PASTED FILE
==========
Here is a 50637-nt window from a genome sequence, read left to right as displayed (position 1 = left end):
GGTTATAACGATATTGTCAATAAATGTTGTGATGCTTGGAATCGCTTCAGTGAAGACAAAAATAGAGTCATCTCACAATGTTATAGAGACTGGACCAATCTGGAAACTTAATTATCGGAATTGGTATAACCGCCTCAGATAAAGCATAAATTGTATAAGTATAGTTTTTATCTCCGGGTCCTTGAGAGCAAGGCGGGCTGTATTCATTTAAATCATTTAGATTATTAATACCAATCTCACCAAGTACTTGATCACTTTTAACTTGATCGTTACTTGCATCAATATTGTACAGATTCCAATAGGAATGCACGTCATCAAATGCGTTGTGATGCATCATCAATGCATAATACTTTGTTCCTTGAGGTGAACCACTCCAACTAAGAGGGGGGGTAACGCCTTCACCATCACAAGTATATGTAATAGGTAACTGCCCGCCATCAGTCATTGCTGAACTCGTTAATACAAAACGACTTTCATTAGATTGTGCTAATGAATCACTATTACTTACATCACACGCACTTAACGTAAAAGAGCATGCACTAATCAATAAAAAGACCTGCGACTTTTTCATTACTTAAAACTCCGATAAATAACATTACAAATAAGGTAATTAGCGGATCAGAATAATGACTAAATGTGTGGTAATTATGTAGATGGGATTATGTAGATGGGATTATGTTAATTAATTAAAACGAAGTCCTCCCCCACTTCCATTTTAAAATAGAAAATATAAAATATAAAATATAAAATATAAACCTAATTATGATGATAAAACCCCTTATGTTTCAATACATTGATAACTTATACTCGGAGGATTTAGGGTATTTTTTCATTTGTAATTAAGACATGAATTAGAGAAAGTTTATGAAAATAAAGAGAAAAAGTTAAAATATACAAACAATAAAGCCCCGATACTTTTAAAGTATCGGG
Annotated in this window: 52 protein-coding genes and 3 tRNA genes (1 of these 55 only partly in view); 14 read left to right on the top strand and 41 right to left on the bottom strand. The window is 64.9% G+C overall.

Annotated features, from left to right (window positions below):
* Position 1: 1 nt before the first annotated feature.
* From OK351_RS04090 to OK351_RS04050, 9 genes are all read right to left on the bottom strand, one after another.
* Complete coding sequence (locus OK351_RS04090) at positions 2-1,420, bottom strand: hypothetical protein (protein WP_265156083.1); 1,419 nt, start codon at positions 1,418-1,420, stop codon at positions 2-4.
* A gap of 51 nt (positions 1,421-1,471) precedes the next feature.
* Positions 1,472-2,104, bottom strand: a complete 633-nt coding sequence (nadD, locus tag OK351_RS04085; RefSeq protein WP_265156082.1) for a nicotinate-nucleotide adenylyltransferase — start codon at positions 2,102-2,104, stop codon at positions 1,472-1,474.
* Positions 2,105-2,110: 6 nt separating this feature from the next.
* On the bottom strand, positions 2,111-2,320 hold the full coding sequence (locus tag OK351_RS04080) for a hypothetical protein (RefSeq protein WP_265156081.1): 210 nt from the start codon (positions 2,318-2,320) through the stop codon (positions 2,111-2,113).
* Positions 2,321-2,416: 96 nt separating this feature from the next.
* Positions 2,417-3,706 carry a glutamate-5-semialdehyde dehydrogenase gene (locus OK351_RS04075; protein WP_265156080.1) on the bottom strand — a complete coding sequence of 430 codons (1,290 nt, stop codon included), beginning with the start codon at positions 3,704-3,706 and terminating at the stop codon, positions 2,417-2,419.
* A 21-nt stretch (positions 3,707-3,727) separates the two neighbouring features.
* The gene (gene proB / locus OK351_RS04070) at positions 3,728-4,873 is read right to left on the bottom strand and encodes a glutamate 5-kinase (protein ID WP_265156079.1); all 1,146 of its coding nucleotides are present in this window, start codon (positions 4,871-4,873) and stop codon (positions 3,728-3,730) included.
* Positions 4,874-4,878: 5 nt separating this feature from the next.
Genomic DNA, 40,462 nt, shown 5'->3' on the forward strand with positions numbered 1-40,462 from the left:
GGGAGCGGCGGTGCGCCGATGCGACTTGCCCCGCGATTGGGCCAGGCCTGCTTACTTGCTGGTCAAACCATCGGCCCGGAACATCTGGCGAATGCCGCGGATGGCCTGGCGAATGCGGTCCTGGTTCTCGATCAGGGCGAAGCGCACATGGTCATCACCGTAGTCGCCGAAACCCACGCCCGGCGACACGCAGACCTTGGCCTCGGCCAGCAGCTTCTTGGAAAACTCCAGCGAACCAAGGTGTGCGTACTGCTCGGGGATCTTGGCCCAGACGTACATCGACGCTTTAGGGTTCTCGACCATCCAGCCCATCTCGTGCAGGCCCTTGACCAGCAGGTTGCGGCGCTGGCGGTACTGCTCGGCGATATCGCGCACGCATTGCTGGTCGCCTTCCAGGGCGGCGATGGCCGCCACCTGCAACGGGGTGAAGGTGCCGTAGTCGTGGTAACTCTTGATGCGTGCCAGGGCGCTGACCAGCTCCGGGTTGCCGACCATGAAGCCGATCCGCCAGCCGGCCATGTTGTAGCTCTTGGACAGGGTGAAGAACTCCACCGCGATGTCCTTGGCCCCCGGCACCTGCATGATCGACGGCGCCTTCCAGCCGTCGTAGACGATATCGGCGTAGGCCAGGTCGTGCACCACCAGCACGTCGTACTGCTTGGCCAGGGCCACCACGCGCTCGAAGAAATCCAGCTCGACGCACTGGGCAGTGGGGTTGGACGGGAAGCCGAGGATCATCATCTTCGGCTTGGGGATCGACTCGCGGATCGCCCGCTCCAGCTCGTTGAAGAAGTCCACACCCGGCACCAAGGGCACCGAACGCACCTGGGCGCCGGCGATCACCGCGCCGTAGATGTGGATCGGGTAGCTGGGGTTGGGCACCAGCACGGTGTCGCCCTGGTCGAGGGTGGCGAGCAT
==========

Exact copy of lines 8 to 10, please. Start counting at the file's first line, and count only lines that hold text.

* A gap of 51 nt (positions 1,421-1,471) precedes the next feature.
* Positions 1,472-2,104, bottom strand: a complete 633-nt coding sequence (nadD, locus tag OK351_RS04085; RefSeq protein WP_265156082.1) for a nicotinate-nucleotide adenylyltransferase — start codon at positions 2,102-2,104, stop codon at positions 1,472-1,474.
* Positions 2,105-2,110: 6 nt separating this feature from the next.